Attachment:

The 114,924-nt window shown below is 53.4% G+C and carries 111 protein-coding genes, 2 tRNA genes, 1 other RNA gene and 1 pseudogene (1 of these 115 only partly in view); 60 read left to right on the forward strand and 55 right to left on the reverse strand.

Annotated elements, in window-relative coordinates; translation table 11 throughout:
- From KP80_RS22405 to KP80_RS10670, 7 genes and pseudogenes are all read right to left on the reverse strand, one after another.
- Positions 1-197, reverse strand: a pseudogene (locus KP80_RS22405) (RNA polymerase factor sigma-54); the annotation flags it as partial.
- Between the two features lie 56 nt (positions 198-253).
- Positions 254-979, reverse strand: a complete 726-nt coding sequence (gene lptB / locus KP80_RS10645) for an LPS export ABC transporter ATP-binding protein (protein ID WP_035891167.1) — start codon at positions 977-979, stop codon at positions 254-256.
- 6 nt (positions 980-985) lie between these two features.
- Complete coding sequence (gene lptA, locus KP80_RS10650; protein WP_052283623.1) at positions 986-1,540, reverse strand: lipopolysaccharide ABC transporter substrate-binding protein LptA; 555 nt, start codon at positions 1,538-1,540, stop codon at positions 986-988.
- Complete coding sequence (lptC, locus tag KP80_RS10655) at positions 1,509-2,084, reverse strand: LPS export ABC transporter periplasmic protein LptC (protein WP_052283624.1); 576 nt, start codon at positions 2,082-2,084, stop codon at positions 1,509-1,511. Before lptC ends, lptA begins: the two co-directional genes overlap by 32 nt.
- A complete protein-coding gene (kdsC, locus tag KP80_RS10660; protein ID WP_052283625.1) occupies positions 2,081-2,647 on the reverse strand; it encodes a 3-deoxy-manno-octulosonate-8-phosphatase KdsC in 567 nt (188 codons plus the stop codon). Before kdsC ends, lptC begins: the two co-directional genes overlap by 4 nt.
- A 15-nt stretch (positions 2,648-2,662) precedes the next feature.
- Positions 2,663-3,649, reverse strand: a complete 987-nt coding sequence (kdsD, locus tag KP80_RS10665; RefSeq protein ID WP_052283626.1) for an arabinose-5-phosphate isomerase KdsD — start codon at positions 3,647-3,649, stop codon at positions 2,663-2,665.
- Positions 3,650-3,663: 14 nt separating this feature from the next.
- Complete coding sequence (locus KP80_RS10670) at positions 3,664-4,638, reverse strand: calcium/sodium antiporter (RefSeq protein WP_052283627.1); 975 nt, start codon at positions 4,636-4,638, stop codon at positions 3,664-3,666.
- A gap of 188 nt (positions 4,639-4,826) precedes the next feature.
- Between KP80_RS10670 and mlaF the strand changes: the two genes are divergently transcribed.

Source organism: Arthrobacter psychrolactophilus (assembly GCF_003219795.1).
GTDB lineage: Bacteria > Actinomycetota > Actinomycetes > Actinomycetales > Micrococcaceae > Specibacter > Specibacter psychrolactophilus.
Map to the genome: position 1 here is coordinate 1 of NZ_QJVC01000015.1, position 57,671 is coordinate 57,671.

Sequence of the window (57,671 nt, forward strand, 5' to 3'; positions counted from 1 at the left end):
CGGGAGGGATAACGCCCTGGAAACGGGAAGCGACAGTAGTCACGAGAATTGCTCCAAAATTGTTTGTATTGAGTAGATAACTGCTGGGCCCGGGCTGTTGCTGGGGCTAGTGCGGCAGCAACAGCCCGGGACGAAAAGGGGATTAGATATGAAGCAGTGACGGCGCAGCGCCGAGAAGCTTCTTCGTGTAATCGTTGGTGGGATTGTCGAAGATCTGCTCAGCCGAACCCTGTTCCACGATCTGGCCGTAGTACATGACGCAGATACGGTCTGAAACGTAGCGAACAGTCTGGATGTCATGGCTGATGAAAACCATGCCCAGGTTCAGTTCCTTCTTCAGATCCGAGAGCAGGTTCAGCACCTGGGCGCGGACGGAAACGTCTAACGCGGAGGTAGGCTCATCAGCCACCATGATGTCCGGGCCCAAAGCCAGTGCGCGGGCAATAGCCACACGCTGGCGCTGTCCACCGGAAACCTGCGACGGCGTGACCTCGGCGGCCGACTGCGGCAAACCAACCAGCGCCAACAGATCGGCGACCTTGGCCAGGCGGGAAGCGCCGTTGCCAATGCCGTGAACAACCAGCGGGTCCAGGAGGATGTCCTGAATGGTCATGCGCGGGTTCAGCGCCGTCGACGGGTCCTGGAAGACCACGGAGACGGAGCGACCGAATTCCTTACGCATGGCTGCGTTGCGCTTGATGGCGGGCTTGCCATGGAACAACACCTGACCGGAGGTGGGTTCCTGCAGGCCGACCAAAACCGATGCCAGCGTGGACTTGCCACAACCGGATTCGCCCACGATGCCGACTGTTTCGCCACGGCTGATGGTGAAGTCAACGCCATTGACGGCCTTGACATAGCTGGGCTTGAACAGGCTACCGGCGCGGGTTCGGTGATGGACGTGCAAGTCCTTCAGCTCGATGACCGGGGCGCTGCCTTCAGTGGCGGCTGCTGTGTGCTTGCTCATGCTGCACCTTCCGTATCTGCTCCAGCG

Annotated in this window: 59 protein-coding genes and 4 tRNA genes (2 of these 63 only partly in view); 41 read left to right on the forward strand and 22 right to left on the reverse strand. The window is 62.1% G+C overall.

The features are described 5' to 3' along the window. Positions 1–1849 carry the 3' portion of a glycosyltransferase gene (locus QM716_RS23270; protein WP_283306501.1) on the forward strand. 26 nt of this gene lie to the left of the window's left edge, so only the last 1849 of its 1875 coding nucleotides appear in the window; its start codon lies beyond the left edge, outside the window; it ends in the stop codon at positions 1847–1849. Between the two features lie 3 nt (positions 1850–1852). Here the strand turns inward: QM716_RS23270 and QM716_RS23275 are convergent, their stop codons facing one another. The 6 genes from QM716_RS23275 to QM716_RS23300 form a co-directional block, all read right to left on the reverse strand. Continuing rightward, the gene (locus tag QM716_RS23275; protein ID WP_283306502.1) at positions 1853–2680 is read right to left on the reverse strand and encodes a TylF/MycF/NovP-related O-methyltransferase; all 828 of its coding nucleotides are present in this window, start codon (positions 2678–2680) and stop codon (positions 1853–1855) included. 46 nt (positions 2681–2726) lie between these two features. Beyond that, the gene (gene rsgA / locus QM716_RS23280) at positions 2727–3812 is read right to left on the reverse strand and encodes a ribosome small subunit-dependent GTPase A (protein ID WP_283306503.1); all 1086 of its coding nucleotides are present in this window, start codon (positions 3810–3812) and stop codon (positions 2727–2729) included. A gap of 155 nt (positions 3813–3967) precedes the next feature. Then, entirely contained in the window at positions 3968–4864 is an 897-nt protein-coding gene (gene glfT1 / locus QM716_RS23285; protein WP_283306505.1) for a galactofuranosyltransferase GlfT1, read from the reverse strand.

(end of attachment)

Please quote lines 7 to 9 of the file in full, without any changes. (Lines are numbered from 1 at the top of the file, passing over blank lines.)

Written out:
- 6 nt (positions 980-985) lie between these two features.
- Complete coding sequence (gene lptA, locus KP80_RS10650; protein WP_052283623.1) at positions 986-1,540, reverse strand: lipopolysaccharide ABC transporter substrate-binding protein LptA; 555 nt, start codon at positions 1,538-1,540, stop codon at positions 986-988.
- Complete coding sequence (lptC, locus tag KP80_RS10655) at positions 1,509-2,084, reverse strand: LPS export ABC transporter periplasmic protein LptC (protein WP_052283624.1); 576 nt, start codon at positions 2,082-2,084, stop codon at positions 1,509-1,511. Before lptC ends, lptA begins: the two co-directional genes overlap by 32 nt.